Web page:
An advertising art director friend of mine once told me, illustration gets noticed. As John Fiske notes, ‘the visual language that most frequently works metaphorically is that used by advertisers’ (Fiske 1982, 97). Being an avid illustrator, this piqued my interest, since advertising generally relies on photography as the primary means of communication.
With the proliferation of digital photography hardware, digital image manipulation tools and the abundance of stock photo websites, the effectiveness of photography to make a unique statement can often become diluted. That’s not to imply photography is at all an inferior medium, there are literally thousands of amazingly talented lens lurkers producing incredible, impactful images.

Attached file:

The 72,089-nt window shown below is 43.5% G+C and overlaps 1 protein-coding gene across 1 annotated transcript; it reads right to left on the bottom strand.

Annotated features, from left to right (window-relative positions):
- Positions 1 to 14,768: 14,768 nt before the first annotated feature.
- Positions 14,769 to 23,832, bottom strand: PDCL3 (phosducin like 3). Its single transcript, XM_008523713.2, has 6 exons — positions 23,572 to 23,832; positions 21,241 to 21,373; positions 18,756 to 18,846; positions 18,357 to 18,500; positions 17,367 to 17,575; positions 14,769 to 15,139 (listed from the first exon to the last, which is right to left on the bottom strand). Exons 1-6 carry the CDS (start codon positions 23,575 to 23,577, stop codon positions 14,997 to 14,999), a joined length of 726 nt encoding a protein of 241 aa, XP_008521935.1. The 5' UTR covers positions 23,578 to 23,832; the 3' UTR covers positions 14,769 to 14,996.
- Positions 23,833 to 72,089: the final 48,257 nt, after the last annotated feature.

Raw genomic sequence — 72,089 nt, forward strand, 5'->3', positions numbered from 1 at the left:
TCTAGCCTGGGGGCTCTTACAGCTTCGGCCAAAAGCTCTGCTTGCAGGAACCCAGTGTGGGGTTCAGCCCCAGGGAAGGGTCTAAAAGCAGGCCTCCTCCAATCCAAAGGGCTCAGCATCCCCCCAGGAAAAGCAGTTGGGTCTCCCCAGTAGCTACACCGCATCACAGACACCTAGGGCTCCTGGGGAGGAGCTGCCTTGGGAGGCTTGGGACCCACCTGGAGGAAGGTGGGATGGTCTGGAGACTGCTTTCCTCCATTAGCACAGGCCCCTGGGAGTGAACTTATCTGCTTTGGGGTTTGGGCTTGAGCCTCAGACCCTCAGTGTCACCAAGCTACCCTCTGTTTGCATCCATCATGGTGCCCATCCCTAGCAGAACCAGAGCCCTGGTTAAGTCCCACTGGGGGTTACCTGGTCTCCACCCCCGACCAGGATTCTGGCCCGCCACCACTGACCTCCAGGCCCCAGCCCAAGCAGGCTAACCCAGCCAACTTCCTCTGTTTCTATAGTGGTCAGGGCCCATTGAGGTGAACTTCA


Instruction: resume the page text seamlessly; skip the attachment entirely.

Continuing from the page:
Illustration has the capacity to be targeted specifically to a customer or users requirements.
Every aspect of an illustration can be created or manipulated in order to maximise the effectiveness of a message. The sheer variety of illustration styles and techniques provide a greater range of differentiation, and the message itself can be communicated with varying degrees of ambiguity. One only has to look at street sign pictograms as an example of decoding signifiers, to rapidly determine the signified meaning of an illustration or sign.
We have adapted culturally to recognise these signs efficiently, in order to deconstruct and communicate messages more effectively.
If you need to rapidly communicate a succinct message, or construct a more ambiguous, visually engaging image, illustration could be the most appropriate medium.